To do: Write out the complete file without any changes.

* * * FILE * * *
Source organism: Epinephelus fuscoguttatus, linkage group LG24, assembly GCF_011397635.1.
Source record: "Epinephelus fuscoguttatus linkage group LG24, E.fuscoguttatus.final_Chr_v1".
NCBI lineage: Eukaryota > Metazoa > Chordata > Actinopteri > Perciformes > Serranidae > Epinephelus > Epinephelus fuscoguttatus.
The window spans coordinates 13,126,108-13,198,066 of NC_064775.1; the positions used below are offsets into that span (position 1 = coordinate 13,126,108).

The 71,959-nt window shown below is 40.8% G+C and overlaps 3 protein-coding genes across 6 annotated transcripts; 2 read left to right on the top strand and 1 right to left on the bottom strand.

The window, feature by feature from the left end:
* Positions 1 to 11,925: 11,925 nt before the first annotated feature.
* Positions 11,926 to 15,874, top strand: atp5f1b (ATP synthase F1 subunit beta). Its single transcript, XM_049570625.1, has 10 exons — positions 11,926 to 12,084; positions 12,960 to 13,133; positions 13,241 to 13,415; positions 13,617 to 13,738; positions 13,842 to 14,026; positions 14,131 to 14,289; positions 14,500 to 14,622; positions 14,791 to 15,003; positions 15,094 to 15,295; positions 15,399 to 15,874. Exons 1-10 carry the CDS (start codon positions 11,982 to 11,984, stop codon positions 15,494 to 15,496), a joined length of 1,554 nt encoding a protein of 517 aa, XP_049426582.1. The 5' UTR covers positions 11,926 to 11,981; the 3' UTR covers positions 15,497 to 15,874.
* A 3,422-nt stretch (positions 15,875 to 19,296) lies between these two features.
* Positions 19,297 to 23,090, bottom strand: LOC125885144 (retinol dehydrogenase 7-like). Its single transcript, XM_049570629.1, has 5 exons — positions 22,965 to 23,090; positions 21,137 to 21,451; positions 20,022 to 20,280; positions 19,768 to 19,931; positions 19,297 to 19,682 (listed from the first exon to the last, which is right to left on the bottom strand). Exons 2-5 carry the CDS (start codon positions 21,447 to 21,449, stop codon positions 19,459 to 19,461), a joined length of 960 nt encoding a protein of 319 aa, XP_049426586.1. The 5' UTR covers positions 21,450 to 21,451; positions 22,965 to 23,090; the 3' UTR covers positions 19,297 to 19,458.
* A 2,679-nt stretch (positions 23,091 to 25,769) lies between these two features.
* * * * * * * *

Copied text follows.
Source organism: Epinephelus fuscoguttatus, linkage group LG24, assembly GCF_011397635.1.
Source record: "Epinephelus fuscoguttatus linkage group LG24, E.fuscoguttatus.final_Chr_v1".
NCBI lineage: Eukaryota > Metazoa > Chordata > Actinopteri > Perciformes > Serranidae > Epinephelus > Epinephelus fuscoguttatus.
The window spans coordinates 13,126,108-13,198,066 of NC_064775.1; the positions used below are offsets into that span (position 1 = coordinate 13,126,108).

The 71,959-nt window shown below is 40.8% G+C and overlaps 3 protein-coding genes across 6 annotated transcripts; 2 read left to right on the top strand and 1 right to left on the bottom strand.

The window, feature by feature from the left end:
* Positions 1 to 11,925: 11,925 nt before the first annotated feature.
* Positions 11,926 to 15,874, top strand: atp5f1b (ATP synthase F1 subunit beta). Its single transcript, XM_049570625.1, has 10 exons — positions 11,926 to 12,084; positions 12,960 to 13,133; positions 13,241 to 13,415; positions 13,617 to 13,738; positions 13,842 to 14,026; positions 14,131 to 14,289; positions 14,500 to 14,622; positions 14,791 to 15,003; positions 15,094 to 15,295; positions 15,399 to 15,874. Exons 1-10 carry the CDS (start codon positions 11,982 to 11,984, stop codon positions 15,494 to 15,496), a joined length of 1,554 nt encoding a protein of 517 aa, XP_049426582.1. The 5' UTR covers positions 11,926 to 11,981; the 3' UTR covers positions 15,497 to 15,874.
* A 3,422-nt stretch (positions 15,875 to 19,296) lies between these two features.
* Positions 19,297 to 23,090, bottom strand: LOC125885144 (retinol dehydrogenase 7-like). Its single transcript, XM_049570629.1, has 5 exons — positions 22,965 to 23,090; positions 21,137 to 21,451; positions 20,022 to 20,280; positions 19,768 to 19,931; positions 19,297 to 19,682 (listed from the first exon to the last, which is right to left on the bottom strand). Exons 2-5 carry the CDS (start codon positions 21,447 to 21,449, stop codon positions 19,459 to 19,461), a joined length of 960 nt encoding a protein of 319 aa, XP_049426586.1. The 5' UTR covers positions 21,450 to 21,451; positions 22,965 to 23,090; the 3' UTR covers positions 19,297 to 19,458.
* A 2,679-nt stretch (positions 23,091 to 25,769) lies between these two features.